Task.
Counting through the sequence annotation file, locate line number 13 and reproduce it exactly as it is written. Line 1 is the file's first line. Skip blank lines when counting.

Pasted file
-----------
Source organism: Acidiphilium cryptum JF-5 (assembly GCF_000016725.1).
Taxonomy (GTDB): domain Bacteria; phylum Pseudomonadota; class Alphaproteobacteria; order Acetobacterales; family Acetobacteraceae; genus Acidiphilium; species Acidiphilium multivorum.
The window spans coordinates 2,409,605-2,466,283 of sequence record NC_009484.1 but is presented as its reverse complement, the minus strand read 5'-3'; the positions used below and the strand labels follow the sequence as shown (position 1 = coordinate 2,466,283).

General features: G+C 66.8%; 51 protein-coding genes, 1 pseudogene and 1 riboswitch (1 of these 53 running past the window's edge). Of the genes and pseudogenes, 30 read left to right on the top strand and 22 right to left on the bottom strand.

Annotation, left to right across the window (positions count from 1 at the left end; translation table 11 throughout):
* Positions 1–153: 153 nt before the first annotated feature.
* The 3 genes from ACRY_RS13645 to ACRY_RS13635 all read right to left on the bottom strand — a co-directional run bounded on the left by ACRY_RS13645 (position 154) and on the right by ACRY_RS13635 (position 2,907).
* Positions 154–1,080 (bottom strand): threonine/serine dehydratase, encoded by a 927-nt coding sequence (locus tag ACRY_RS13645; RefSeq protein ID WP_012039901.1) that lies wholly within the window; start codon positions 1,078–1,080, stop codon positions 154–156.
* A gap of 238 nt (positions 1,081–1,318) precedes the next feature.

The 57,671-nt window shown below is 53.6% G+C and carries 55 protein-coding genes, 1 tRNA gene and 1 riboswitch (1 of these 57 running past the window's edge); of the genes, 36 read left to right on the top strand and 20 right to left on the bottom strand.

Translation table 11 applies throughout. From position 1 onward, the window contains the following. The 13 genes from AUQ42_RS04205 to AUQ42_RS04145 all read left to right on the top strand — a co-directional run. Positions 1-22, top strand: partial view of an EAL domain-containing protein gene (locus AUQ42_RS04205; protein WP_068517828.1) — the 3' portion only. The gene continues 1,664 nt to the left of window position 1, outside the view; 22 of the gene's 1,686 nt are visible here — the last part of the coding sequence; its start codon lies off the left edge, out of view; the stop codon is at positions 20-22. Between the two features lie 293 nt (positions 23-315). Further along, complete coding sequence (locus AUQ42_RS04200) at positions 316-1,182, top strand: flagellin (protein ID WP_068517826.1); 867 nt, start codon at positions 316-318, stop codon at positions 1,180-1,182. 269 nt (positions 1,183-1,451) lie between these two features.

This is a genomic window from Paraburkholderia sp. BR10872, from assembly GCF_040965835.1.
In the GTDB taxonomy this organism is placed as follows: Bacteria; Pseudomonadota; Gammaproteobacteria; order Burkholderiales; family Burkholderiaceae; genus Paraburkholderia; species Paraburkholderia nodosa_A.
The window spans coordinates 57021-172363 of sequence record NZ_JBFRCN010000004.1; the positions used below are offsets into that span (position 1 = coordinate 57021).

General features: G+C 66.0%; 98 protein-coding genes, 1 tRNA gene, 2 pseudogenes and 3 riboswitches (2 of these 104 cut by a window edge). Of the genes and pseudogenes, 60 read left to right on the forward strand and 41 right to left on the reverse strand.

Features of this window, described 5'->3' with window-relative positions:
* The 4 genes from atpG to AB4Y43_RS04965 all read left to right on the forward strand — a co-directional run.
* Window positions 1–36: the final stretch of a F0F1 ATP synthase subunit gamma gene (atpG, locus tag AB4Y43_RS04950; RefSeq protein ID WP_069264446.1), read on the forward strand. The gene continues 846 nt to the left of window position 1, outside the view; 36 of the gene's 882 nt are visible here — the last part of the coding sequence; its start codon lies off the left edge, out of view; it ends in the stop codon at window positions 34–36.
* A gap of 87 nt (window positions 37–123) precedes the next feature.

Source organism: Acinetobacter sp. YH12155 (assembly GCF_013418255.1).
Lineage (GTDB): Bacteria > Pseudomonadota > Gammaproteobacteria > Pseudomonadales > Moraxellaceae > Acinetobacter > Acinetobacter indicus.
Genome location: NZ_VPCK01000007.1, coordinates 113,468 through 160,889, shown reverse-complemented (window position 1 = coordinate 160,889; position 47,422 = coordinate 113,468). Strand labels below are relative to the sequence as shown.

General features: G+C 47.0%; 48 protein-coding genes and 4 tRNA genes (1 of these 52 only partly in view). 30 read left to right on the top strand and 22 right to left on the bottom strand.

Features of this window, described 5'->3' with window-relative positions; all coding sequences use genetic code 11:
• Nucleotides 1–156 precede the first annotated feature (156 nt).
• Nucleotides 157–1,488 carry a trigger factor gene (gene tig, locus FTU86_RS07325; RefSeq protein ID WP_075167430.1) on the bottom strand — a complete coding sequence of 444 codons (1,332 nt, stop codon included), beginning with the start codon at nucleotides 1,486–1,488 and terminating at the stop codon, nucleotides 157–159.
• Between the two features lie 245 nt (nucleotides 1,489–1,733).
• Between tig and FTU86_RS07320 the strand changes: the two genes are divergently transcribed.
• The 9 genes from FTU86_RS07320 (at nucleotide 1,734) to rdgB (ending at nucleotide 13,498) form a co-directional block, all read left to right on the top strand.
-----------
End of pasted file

In the GTDB taxonomy this organism is placed as follows: Bacteria; Pseudomonadota; Gammaproteobacteria; order Burkholderiales; family Burkholderiaceae; genus Paraburkholderia; species Paraburkholderia nodosa_A.